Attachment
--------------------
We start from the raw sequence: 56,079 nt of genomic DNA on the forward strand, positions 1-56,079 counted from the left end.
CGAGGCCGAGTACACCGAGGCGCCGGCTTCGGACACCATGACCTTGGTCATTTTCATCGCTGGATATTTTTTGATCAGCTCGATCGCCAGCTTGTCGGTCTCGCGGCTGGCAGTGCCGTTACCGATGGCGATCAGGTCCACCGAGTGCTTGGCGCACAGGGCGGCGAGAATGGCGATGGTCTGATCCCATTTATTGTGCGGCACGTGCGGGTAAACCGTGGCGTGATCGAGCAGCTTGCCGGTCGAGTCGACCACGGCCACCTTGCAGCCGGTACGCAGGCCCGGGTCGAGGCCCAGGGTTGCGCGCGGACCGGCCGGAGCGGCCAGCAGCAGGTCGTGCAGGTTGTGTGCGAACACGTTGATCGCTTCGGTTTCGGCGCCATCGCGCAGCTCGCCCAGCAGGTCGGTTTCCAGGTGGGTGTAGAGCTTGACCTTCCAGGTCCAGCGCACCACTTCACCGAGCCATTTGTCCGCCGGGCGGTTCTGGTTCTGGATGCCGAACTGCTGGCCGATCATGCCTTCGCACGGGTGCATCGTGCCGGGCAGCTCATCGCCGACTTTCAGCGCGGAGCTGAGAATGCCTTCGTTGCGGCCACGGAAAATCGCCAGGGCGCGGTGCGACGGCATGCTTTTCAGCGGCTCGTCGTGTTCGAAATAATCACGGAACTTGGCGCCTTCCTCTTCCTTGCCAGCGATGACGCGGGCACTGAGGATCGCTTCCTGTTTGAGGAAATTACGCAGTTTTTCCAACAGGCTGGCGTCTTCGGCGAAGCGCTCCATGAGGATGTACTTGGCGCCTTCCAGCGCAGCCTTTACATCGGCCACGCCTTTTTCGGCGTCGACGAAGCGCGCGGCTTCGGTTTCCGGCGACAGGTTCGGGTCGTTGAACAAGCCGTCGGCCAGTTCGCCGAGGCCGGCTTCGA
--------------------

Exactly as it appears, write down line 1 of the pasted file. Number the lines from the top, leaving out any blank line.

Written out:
We start from the raw sequence: 56,079 nt of genomic DNA on the forward strand, positions 1-56,079 counted from the left end.